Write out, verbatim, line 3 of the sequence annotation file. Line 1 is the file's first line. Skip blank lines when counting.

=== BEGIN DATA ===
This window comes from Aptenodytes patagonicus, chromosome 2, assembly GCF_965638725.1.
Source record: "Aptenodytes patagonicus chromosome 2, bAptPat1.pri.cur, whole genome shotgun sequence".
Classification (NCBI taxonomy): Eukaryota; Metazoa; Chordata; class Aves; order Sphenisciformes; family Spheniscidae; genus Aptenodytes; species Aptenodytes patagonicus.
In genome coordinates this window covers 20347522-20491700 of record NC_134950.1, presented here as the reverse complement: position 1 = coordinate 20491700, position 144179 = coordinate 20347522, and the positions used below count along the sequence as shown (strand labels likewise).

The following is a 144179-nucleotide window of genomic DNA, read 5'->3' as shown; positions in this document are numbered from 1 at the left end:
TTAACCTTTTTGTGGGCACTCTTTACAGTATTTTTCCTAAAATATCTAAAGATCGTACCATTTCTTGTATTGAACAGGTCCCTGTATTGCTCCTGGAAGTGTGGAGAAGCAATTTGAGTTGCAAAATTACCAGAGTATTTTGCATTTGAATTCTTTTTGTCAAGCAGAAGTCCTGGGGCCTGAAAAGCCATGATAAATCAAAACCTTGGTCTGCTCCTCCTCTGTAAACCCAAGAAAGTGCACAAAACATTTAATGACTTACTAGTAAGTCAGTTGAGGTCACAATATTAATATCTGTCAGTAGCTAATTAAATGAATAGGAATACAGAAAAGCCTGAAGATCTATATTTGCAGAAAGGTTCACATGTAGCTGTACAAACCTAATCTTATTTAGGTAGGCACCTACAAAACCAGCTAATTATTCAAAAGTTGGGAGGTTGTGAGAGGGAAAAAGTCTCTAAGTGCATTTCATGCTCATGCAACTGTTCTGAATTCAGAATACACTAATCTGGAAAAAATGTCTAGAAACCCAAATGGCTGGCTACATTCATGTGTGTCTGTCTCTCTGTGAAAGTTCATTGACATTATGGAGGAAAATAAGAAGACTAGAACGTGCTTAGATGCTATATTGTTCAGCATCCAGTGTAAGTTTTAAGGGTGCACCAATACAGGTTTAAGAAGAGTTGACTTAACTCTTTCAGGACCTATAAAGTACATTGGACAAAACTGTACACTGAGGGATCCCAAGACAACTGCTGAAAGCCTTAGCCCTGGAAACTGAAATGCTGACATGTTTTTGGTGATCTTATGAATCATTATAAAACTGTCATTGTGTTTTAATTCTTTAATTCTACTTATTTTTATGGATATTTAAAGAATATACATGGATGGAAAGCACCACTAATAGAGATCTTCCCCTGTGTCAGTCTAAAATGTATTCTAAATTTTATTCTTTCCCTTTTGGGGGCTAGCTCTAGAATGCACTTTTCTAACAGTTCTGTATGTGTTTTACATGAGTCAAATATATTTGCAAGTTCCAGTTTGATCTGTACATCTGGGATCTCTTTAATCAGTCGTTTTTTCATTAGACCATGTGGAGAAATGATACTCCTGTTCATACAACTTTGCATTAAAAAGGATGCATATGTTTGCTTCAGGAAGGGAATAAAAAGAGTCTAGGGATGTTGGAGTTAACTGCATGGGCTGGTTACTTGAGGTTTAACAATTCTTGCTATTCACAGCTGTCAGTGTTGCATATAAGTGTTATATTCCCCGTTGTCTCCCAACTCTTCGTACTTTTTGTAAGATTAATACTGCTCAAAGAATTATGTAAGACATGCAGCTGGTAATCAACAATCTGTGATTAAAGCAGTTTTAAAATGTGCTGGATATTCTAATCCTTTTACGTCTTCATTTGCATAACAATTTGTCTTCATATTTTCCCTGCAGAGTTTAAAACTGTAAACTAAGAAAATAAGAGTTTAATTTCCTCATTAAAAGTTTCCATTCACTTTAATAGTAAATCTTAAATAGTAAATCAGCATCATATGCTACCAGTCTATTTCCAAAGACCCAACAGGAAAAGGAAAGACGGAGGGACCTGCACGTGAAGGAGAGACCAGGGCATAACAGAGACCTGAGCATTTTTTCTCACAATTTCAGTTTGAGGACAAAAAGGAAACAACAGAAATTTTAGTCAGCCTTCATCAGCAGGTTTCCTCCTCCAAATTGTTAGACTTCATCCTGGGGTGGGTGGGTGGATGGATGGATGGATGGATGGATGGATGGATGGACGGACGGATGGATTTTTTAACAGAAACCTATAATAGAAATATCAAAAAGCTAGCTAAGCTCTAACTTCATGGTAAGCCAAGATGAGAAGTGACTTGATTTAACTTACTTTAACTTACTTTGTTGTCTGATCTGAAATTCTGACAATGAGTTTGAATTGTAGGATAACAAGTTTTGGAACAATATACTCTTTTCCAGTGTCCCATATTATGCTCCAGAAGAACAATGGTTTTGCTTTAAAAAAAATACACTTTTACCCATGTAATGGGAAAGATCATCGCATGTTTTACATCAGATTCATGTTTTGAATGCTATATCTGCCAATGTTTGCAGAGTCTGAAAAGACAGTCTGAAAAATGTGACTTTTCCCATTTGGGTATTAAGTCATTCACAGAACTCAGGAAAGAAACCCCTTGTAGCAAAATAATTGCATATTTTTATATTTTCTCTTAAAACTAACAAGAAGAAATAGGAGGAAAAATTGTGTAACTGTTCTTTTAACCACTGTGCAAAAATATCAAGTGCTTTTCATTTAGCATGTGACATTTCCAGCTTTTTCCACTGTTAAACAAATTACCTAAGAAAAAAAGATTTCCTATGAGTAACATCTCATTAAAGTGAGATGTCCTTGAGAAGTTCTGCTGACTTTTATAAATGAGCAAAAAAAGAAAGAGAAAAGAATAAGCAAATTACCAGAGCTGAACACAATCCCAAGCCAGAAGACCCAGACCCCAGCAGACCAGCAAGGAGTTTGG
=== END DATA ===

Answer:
Classification (NCBI taxonomy): Eukaryota; Metazoa; Chordata; class Aves; order Sphenisciformes; family Spheniscidae; genus Aptenodytes; species Aptenodytes patagonicus.